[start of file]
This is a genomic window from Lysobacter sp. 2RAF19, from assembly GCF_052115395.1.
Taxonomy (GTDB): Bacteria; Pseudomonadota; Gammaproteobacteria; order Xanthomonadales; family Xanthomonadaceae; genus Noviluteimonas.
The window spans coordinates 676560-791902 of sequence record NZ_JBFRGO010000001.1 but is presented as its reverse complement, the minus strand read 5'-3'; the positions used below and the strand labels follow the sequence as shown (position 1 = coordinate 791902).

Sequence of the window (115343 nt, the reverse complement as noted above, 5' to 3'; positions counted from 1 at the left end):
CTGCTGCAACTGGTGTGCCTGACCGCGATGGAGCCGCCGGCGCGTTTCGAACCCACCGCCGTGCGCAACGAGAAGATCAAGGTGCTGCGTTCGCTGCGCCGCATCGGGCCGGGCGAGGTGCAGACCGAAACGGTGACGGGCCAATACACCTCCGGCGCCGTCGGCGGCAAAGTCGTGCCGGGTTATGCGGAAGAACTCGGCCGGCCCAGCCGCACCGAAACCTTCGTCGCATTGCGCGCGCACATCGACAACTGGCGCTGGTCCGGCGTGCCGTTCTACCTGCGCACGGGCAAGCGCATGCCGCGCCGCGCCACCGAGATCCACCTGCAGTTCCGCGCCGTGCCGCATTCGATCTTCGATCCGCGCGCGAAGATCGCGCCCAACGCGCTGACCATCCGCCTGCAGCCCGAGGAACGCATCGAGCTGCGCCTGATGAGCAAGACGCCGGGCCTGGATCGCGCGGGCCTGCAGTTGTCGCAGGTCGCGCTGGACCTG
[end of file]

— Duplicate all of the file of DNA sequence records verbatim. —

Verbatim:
This is a genomic window from Lysobacter sp. 2RAF19, from assembly GCF_052115395.1.
Taxonomy (GTDB): Bacteria; Pseudomonadota; Gammaproteobacteria; order Xanthomonadales; family Xanthomonadaceae; genus Noviluteimonas.
The window spans coordinates 676560-791902 of sequence record NZ_JBFRGO010000001.1 but is presented as its reverse complement, the minus strand read 5'-3'; the positions used below and the strand labels follow the sequence as shown (position 1 = coordinate 791902).

Sequence of the window (115343 nt, the reverse complement as noted above, 5' to 3'; positions counted from 1 at the left end):
CTGCTGCAACTGGTGTGCCTGACCGCGATGGAGCCGCCGGCGCGTTTCGAACCCACCGCCGTGCGCAACGAGAAGATCAAGGTGCTGCGTTCGCTGCGCCGCATCGGGCCGGGCGAGGTGCAGACCGAAACGGTGACGGGCCAATACACCTCCGGCGCCGTCGGCGGCAAAGTCGTGCCGGGTTATGCGGAAGAACTCGGCCGGCCCAGCCGCACCGAAACCTTCGTCGCATTGCGCGCGCACATCGACAACTGGCGCTGGTCCGGCGTGCCGTTCTACCTGCGCACGGGCAAGCGCATGCCGCGCCGCGCCACCGAGATCCACCTGCAGTTCCGCGCCGTGCCGCATTCGATCTTCGATCCGCGCGCGAAGATCGCGCCCAACGCGCTGACCATCCGCCTGCAGCCCGAGGAACGCATCGAGCTGCGCCTGATGAGCAAGACGCCGGGCCTGGATCGCGCGGGCCTGCAGTTGTCGCAGGTCGCGCTGGACCTG